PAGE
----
One of the main obstacles to interoperability of biological and medical imaging data is the big diversity of standards and formats used during image acquisition and processing. To address this, BioMedBridges is organising a workshop on “Metadata Standards and Data Formats in high-throughput imaging” in collaboration with the Systems Microscopy project, which works on the standardization of imaging methods that are used to systematically analyze biological processes like cell division and migration. The workshop aims to stimulate high-level exchange between partners from both projects as well as with external experts who are working on imaging metadata standards and data formats. More information on WP6 Imaging is available here.

For more information on the workshop, contact Tanja Ninkovic or Gabriella Rustici.

Symposium: Open bridges for life science data

Save the date: 17-18 November 2015, Hinxton

The BioMedBridges open symposium will provide a forum to discuss recent advances in infrastructure to support data sharing and interoperability in the biological, medical, translational and clinical domains. The program (available here) includes focused workshops on various topics, including Sharing data from clinical and medical research, Image data interoperability and APIs and workflows. Confirmed speakers include Phil Bourne from the National Institutes of Health "Big Data to Knowledge" initiative, Kate Bushby (Newcastle University) and Jim Davies (Genomics England/100,000 Genomes project).

Room for additional workshops, seminars or exhibitions is still available (for more information contact Joy Friesner). Register here to receive event updates.

BioMedBridges "tool in the spotlight"

Manage data for targets, constructs and experiments with PiMS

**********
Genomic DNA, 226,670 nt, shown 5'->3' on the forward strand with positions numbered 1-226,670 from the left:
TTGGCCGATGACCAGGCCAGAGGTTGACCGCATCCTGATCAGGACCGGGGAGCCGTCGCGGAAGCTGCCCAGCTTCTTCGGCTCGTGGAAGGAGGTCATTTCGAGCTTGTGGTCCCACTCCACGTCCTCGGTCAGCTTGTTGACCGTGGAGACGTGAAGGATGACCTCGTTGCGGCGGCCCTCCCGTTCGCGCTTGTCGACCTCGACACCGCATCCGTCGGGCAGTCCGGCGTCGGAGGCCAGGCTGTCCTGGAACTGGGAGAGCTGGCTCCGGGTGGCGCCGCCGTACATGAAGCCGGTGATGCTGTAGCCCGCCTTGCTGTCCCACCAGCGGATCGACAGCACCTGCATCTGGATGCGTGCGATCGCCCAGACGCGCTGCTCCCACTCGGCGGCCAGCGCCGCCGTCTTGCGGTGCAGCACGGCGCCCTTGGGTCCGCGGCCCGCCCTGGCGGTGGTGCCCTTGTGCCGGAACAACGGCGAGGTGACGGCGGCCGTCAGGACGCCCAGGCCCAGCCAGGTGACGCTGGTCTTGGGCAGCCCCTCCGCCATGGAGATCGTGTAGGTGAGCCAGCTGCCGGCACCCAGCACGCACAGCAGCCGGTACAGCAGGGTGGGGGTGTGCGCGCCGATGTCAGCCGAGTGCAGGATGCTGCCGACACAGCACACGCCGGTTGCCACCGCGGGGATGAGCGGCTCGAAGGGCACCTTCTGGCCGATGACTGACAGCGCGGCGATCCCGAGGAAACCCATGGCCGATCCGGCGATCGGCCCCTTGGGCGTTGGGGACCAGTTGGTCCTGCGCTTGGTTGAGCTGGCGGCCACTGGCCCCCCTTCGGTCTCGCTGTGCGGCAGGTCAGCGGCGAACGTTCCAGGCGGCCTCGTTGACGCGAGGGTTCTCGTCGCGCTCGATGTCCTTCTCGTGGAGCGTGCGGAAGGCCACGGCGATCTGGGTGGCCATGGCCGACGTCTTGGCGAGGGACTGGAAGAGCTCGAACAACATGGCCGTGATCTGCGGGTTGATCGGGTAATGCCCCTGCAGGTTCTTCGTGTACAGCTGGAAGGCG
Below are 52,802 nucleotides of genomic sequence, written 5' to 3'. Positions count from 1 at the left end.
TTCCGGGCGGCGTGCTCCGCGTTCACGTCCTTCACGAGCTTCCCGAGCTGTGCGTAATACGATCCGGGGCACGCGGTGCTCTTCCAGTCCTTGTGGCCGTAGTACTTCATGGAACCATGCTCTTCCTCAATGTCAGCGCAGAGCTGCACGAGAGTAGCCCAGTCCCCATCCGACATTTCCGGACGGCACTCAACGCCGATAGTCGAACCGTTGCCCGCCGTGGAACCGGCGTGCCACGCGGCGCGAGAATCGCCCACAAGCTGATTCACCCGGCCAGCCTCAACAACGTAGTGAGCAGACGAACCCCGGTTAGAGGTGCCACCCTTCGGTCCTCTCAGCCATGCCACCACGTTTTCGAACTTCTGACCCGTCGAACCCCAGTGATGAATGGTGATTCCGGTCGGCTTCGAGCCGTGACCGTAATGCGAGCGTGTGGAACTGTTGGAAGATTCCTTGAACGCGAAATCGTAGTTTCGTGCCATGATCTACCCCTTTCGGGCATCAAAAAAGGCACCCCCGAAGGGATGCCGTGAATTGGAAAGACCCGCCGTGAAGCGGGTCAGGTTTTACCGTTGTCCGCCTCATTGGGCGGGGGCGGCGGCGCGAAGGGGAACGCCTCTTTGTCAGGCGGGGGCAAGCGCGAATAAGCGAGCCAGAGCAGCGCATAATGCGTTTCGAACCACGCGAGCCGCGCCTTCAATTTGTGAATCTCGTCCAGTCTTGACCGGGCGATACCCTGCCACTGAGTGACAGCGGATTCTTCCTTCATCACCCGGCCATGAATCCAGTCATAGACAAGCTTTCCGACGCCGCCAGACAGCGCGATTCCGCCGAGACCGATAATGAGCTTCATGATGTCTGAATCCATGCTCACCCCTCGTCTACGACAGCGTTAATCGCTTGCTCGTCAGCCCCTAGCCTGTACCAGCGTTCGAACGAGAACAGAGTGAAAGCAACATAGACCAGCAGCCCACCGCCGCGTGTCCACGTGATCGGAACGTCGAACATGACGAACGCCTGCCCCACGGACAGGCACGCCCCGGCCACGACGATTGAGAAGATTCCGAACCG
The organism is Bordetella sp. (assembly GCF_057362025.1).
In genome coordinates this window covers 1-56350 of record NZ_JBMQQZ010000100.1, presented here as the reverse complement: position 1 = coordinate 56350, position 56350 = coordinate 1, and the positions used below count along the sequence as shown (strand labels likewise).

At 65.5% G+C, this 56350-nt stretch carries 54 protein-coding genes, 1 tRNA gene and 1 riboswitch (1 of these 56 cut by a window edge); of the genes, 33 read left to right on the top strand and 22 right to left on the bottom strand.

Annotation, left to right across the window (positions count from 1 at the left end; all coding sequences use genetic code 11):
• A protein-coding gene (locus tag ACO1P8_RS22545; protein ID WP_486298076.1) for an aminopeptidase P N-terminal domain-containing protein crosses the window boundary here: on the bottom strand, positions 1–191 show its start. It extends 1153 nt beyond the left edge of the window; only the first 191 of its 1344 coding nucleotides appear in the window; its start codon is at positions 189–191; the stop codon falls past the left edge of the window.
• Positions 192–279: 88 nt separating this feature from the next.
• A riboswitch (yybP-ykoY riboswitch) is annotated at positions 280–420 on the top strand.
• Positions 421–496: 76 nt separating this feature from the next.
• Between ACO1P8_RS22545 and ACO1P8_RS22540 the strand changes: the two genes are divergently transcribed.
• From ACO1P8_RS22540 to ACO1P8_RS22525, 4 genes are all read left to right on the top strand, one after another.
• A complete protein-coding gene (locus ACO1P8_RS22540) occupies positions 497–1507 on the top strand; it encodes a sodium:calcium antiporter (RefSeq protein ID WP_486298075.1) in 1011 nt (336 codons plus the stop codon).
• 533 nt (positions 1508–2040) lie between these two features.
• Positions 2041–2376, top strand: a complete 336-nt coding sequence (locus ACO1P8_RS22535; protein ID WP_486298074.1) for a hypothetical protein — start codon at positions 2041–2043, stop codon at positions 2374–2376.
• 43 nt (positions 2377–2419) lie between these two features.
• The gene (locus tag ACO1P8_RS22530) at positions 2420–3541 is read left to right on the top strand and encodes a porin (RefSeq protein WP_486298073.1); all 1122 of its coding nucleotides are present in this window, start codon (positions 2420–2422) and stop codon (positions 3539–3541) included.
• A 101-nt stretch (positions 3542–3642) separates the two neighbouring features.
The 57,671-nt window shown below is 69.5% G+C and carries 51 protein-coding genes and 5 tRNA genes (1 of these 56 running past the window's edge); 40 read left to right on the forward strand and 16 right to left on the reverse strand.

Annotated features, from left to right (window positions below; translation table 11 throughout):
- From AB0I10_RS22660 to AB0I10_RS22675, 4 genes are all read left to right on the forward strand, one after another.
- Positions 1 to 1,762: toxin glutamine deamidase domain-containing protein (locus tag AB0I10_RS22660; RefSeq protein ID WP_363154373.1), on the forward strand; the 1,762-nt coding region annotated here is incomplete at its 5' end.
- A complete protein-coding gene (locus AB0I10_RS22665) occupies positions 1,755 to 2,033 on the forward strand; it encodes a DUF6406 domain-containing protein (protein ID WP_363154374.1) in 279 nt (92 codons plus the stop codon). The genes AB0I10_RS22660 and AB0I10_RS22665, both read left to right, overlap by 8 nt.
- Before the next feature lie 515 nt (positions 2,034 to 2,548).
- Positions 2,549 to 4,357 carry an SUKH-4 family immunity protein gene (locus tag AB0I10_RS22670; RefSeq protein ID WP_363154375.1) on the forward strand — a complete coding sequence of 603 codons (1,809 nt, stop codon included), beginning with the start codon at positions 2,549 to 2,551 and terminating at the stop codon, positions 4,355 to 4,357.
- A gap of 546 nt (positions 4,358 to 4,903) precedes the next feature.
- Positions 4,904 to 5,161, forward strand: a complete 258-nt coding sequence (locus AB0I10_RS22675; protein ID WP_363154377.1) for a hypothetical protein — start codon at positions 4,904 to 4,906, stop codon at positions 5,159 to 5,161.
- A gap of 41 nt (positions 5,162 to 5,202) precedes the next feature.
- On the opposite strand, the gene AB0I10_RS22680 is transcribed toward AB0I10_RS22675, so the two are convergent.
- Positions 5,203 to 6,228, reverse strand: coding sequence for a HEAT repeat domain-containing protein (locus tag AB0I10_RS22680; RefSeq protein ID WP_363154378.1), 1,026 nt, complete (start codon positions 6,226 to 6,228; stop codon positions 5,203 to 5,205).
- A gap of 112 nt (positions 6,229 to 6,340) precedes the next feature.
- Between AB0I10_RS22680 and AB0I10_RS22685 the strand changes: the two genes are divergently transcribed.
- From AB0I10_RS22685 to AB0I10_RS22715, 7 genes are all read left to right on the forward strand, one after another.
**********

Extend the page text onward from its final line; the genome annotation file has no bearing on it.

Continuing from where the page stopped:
Over the last five years, there has been a significant convergence in methods used for protein production. Laboratory information, however, is still recorded in a variety of formats, including lab notebooks, spreadsheets, text documents, and local databases. In addition, scientists look up gene sequences, protein sequences, and standard protocols online. As a result data management is now one of the bottlenecks for increasingly busy protein expression laboratories.
PiMS was developed to address this. PiMS is a Laboratory Information Management System (LIMS) to support the unpredictable workflows of molecular biology and protein production labs. It supports scientists in keeping track of construct design, cloning, expression, protein purification, and crystallogenesis. It provides a web interface to do this, with a database behind the scenes. PiMS supports researchers in keeping track of, for example, recombinant protein expression, which is especially important for high throughput labs, long-term projects, and scattered collaborations including service provision.
As part of the BioMedBridges project, PiMS has been extended with an RDF interface. Its schema is compatible with the UniProt schema as well as the core RDF standards Dublin Terms and PROV-O. The extension to PROV-O will enable a future vision of tools which track the provenance of published biomedical results to the datasets and samples involved in the research project.
Find out more about PiMS here and how to get your (academic) license.

BioMedBridges workshops: reports available

Upcoming events

  • The workshop “Metadata Standards and Data Formats in high-throughput imaging”, jointly organized by the BioMedBridges and Systems Microscopy projects, will be held on 2-3 February 2015 at EMBL in Heidelberg. If you are interested in participating, please contact Tanja Ninkovic and Gabriella Rustici.
  • BioMedBridges: 3rd Annual General Meeting 2015, 17-18 February 2015, Munich, Germany (project partners only)
  • Workshop: Data sharing for research infrastructures, 19 February 2015 at ESO in Munich. The workshop is aimed at RI project managers and coordinators; registration is on a first come, first served basis.
  • BioMedBridges: Symposium; Open bridges for life science data, 17-19 November 2015, Hixton, UK

Announcements and news from the biomedical science research infrastructures

Until then, we wish you a very merry Christmas and a successful 2015!

More information: